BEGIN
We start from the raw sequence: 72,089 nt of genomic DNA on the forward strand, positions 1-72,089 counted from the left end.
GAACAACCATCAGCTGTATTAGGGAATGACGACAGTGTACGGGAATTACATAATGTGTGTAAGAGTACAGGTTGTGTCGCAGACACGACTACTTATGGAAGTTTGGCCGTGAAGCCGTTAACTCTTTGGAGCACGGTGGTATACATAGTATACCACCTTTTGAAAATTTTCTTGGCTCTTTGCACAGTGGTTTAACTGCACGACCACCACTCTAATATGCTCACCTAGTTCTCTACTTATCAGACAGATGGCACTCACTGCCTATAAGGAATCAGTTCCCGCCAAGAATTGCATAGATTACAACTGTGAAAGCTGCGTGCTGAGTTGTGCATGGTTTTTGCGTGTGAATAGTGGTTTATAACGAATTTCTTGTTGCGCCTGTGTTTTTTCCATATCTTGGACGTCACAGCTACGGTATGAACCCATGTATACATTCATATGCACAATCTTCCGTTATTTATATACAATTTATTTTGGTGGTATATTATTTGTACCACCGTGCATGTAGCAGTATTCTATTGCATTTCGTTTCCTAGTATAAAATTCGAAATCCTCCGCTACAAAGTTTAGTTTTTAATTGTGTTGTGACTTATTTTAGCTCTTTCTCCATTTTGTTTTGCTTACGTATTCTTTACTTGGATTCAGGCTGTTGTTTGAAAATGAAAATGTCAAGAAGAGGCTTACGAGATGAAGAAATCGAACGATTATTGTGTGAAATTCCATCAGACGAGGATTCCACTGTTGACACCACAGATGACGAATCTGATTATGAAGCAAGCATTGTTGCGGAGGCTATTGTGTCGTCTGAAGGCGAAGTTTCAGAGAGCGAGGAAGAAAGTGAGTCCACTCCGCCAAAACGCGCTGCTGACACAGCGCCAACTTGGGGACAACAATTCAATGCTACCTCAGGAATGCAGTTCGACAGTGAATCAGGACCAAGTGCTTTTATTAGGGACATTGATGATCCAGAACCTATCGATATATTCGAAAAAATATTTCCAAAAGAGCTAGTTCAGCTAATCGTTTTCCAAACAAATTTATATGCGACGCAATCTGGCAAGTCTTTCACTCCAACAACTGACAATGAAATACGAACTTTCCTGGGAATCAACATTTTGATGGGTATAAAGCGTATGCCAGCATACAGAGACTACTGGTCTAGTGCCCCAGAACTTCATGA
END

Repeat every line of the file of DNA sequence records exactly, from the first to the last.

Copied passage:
We start from the raw sequence: 72,089 nt of genomic DNA on the forward strand, positions 1-72,089 counted from the left end.
GAACAACCATCAGCTGTATTAGGGAATGACGACAGTGTACGGGAATTACATAATGTGTGTAAGAGTACAGGTTGTGTCGCAGACACGACTACTTATGGAAGTTTGGCCGTGAAGCCGTTAACTCTTTGGAGCACGGTGGTATACATAGTATACCACCTTTTGAAAATTTTCTTGGCTCTTTGCACAGTGGTTTAACTGCACGACCACCACTCTAATATGCTCACCTAGTTCTCTACTTATCAGACAGATGGCACTCACTGCCTATAAGGAATCAGTTCCCGCCAAGAATTGCATAGATTACAACTGTGAAAGCTGCGTGCTGAGTTGTGCATGGTTTTTGCGTGTGAATAGTGGTTTATAACGAATTTCTTGTTGCGCCTGTGTTTTTTCCATATCTTGGACGTCACAGCTACGGTATGAACCCATGTATACATTCATATGCACAATCTTCCGTTATTTATATACAATTTATTTTGGTGGTATATTATTTGTACCACCGTGCATGTAGCAGTATTCTATTGCATTTCGTTTCCTAGTATAAAATTCGAAATCCTCCGCTACAAAGTTTAGTTTTTAATTGTGTTGTGACTTATTTTAGCTCTTTCTCCATTTTGTTTTGCTTACGTATTCTTTACTTGGATTCAGGCTGTTGTTTGAAAATGAAAATGTCAAGAAGAGGCTTACGAGATGAAGAAATCGAACGATTATTGTGTGAAATTCCATCAGACGAGGATTCCACTGTTGACACCACAGATGACGAATCTGATTATGAAGCAAGCATTGTTGCGGAGGCTATTGTGTCGTCTGAAGGCGAAGTTTCAGAGAGCGAGGAAGAAAGTGAGTCCACTCCGCCAAAACGCGCTGCTGACACAGCGCCAACTTGGGGACAACAATTCAATGCTACCTCAGGAATGCAGTTCGACAGTGAATCAGGACCAAGTGCTTTTATTAGGGACATTGATGATCCAGAACCTATCGATATATTCGAAAAAATATTTCCAAAAGAGCTAGTTCAGCTAATCGTTTTCCAAACAAATTTATATGCGACGCAATCTGGCAAGTCTTTCACTCCAACAACTGACAATGAAATACGAACTTTCCTGGGAATCAACATTTTGATGGGTATAAAGCGTATGCCAGCATACAGAGACTACTGGTCTAGTGCCCCAGAACTTCATGA